50% Debt




-5   0    5    10   15      20
Effect of Leverage on Firm Value
     20%
                   Premium for Financial Risk
     15%

     10%
ks




                   Premium for Business Risk
     5%
                  Pure Time Value of Money kRF
     0%
       0%   10%      20%      30%        40%   50%   60%
                           Debt/Assets
Liquidity and Capital Structure
   The theory is great, but there are still some
    problems that keep us from the optimal capital
    structure:
    1   It is impossible to determine exactly how price
        and ks are affected by changes in leverage.
    2   Managers may be more or less conservative than
        the average shareholder, leading to a different
        optimum for them.
Liquidity and Capital Structure
    3   Publicly necessary goods or services may not be
        allowed to hit the optimal for shareholders
        because of the risk implied to the public (e.g.
        utilities).
   Bankruptcy risk is a deterrent to optimal
    capital structure.
       Bankruptcy risk can be judged through use of the
        TIE or EBITDA ratio from chapter 3.
Capital Structure Theory
   Trade-Off Theory
       A trade-off exists between tax benefits of debt
        and increasing bankruptcy costs.
           Miller & Modigliani showed (with unrealistic
            assumptions) that shareholder value would be
            maximized with nearly 100% debt.
           Doesn’t hold in the real world because interest rates
            rise as leverage rises, and because expected taxes go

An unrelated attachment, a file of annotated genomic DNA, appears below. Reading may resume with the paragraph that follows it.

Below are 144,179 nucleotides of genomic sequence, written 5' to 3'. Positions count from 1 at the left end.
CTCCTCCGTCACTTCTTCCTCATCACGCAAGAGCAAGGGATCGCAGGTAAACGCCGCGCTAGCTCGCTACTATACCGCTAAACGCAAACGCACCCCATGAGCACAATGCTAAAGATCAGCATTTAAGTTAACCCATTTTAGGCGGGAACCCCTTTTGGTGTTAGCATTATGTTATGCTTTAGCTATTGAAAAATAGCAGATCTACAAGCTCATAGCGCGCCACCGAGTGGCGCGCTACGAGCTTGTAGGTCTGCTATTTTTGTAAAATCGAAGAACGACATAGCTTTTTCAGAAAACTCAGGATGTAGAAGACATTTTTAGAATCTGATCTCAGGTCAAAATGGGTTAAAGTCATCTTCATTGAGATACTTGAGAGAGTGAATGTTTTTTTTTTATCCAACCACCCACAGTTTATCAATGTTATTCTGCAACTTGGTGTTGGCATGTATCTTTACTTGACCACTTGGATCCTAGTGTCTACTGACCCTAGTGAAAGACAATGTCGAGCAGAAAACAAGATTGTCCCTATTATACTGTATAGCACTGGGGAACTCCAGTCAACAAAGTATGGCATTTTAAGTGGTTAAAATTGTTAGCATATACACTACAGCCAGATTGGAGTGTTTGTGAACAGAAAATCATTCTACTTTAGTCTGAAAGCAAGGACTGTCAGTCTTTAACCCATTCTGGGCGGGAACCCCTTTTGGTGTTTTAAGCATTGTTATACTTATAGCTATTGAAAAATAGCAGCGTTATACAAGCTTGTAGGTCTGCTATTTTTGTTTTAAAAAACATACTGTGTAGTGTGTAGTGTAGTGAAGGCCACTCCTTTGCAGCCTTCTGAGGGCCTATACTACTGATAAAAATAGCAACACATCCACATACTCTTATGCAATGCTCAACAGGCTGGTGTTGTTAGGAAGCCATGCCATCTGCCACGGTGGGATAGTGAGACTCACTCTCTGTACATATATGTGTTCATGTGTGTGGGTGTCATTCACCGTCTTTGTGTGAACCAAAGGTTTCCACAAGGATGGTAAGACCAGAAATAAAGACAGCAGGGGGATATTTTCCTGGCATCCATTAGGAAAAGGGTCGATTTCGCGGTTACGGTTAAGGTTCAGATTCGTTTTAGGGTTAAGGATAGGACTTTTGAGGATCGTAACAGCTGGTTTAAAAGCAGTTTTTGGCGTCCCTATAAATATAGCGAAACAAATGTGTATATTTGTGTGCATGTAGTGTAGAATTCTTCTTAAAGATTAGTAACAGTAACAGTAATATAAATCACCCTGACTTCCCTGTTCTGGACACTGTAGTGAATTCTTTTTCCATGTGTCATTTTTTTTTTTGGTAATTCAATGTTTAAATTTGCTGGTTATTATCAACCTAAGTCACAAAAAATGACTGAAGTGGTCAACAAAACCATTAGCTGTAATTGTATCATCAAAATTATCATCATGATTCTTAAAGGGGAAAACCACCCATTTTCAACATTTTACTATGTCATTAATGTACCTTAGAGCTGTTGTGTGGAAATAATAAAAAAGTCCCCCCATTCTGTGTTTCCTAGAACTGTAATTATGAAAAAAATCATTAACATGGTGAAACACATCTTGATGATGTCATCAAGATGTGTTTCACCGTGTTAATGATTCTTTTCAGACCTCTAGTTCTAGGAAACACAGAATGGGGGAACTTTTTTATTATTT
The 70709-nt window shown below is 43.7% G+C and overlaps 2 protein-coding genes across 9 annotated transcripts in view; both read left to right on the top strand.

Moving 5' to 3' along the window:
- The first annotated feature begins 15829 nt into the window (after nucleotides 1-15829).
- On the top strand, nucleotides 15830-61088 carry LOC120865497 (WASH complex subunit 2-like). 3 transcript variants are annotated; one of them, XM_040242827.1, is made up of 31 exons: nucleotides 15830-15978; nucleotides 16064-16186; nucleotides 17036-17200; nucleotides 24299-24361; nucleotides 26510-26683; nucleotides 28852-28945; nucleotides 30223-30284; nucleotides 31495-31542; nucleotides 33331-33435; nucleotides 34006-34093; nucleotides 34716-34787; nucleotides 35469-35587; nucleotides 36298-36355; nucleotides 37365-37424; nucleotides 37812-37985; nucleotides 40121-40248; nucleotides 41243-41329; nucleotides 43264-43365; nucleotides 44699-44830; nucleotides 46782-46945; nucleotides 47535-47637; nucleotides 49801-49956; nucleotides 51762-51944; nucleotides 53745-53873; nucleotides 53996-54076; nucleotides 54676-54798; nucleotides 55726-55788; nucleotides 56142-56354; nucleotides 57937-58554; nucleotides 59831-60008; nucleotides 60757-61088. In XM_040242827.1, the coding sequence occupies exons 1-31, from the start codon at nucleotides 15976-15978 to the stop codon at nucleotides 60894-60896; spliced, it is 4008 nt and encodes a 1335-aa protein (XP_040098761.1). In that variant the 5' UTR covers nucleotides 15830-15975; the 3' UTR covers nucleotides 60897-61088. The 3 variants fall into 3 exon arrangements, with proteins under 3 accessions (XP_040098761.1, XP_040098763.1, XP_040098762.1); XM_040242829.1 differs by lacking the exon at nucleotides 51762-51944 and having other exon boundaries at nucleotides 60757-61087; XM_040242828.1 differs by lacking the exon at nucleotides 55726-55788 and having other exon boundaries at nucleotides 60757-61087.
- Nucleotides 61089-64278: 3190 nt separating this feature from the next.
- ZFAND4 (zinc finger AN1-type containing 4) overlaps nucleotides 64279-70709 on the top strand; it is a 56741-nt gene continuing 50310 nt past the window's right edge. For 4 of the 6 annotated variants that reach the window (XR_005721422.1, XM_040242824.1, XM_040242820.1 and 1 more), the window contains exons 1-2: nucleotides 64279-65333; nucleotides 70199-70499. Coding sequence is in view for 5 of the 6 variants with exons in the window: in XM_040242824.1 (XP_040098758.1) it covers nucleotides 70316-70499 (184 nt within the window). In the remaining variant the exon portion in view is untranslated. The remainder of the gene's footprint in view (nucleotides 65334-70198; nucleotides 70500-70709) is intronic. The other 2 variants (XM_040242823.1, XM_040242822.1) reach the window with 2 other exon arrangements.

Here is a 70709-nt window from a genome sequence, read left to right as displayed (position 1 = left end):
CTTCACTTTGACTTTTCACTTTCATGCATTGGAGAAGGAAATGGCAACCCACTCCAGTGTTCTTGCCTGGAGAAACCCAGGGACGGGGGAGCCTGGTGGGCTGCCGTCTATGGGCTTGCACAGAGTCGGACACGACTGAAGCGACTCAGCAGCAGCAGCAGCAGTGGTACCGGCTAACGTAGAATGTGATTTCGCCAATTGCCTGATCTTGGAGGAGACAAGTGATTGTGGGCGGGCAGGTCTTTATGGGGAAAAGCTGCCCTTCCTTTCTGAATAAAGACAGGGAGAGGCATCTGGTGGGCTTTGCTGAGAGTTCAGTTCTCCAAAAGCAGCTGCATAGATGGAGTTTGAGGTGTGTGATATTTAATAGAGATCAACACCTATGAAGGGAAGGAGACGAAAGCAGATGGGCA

down as debt rises, and bankruptcy costs rise as
            leverage rises.
Trade-Off Theory

               M&M's original proposition
Firm Value




             Value reduced by bankruptcy costs

                        Zero Leverage



                                 Optimal Capital Structure

                             Leverage
Pecking Order Theory
   Managers are seen as preferring to finance the
    company according to the availability of
    funding in the following order:
       Retained earnings
       New debt issue
       New equity issue
   Seems to be supported by survey research.
Signaling Theory
   And still some successful firms use less than
    optimal debt (even using trade-off theory).
   One possible reason for this discrepancy, is
    that M&M assumed that investors had the
    same information as managers (Information
    Symmetry).
Signaling Theory
   In reality, managers usually have better
    information than investors about corporate
    prospects (Information Asymmetry).
   If a company’s prospects look good,
    managers wishing to maximize shareholder
    wealth will not issue stock to dilute their
    windfall.
Signaling Theory
   Those companies with bad prospects will not
    want high leverage, because they may be
    forced into bankruptcy.
       These conclusions are consistent with what we
        found using EPS indifference and degrees of
        leverage analyses.
Signaling Theory
   Therefore, when mature companies without
    clear profit potentials issue stock, this is seen as
    a bad signal that prospects look bad.
       On the other hand, if they issue debt, they are
        signaling that their prospects are good.
   As bad signals hit the market, price of the stock
    goes down, ks and WACC go up.
Other Theories
   Normally, companies keep excess borrowing
    capacity (reserve borrowing capacity) for
    expansion, just in case the big one pops up.
       Even though it is sub-optimal.